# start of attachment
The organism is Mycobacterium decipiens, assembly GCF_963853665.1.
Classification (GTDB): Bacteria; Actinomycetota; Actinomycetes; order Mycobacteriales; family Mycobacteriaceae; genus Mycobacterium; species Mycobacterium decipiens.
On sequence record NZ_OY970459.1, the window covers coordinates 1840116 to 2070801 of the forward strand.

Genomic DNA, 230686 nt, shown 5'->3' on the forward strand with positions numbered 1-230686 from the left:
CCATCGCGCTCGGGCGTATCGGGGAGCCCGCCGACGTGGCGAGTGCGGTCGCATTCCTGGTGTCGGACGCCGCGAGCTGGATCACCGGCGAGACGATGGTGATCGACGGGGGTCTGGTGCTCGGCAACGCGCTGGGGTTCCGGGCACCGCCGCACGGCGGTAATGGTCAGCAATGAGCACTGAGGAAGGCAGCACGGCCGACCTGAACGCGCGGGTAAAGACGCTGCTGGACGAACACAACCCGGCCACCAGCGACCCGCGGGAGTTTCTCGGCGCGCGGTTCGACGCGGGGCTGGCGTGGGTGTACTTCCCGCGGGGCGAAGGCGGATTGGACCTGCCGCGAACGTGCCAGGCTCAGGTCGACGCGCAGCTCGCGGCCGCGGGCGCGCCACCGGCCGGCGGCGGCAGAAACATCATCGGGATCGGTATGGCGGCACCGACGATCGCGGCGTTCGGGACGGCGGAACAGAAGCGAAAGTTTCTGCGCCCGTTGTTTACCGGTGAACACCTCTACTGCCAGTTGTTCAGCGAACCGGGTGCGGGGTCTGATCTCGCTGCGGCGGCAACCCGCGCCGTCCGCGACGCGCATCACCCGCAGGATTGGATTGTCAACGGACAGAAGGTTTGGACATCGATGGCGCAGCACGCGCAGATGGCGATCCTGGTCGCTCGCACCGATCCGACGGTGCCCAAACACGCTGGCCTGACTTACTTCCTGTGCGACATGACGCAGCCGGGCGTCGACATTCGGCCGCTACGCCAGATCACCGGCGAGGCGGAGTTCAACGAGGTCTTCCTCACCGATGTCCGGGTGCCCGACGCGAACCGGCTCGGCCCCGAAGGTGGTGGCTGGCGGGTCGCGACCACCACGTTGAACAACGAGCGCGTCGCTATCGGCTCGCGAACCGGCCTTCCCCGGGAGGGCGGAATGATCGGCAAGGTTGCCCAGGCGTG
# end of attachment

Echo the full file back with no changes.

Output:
The organism is Mycobacterium decipiens, assembly GCF_963853665.1.
Classification (GTDB): Bacteria; Actinomycetota; Actinomycetes; order Mycobacteriales; family Mycobacteriaceae; genus Mycobacterium; species Mycobacterium decipiens.
On sequence record NZ_OY970459.1, the window covers coordinates 1840116 to 2070801 of the forward strand.

Genomic DNA, 230686 nt, shown 5'->3' on the forward strand with positions numbered 1-230686 from the left:
CCATCGCGCTCGGGCGTATCGGGGAGCCCGCCGACGTGGCGAGTGCGGTCGCATTCCTGGTGTCGGACGCCGCGAGCTGGATCACCGGCGAGACGATGGTGATCGACGGGGGTCTGGTGCTCGGCAACGCGCTGGGGTTCCGGGCACCGCCGCACGGCGGTAATGGTCAGCAATGAGCACTGAGGAAGGCAGCACGGCCGACCTGAACGCGCGGGTAAAGACGCTGCTGGACGAACACAACCCGGCCACCAGCGACCCGCGGGAGTTTCTCGGCGCGCGGTTCGACGCGGGGCTGGCGTGGGTGTACTTCCCGCGGGGCGAAGGCGGATTGGACCTGCCGCGAACGTGCCAGGCTCAGGTCGACGCGCAGCTCGCGGCCGCGGGCGCGCCACCGGCCGGCGGCGGCAGAAACATCATCGGGATCGGTATGGCGGCACCGACGATCGCGGCGTTCGGGACGGCGGAACAGAAGCGAAAGTTTCTGCGCCCGTTGTTTACCGGTGAACACCTCTACTGCCAGTTGTTCAGCGAACCGGGTGCGGGGTCTGATCTCGCTGCGGCGGCAACCCGCGCCGTCCGCGACGCGCATCACCCGCAGGATTGGATTGTCAACGGACAGAAGGTTTGGACATCGATGGCGCAGCACGCGCAGATGGCGATCCTGGTCGCTCGCACCGATCCGACGGTGCCCAAACACGCTGGCCTGACTTACTTCCTGTGCGACATGACGCAGCCGGGCGTCGACATTCGGCCGCTACGCCAGATCACCGGCGAGGCGGAGTTCAACGAGGTCTTCCTCACCGATGTCCGGGTGCCCGACGCGAACCGGCTCGGCCCCGAAGGTGGTGGCTGGCGGGTCGCGACCACCACGTTGAACAACGAGCGCGTCGCTATCGGCTCGCGAACCGGCCTTCCCCGGGAGGGCGGAATGATCGGCAAGGTTGCCCAGGCGTG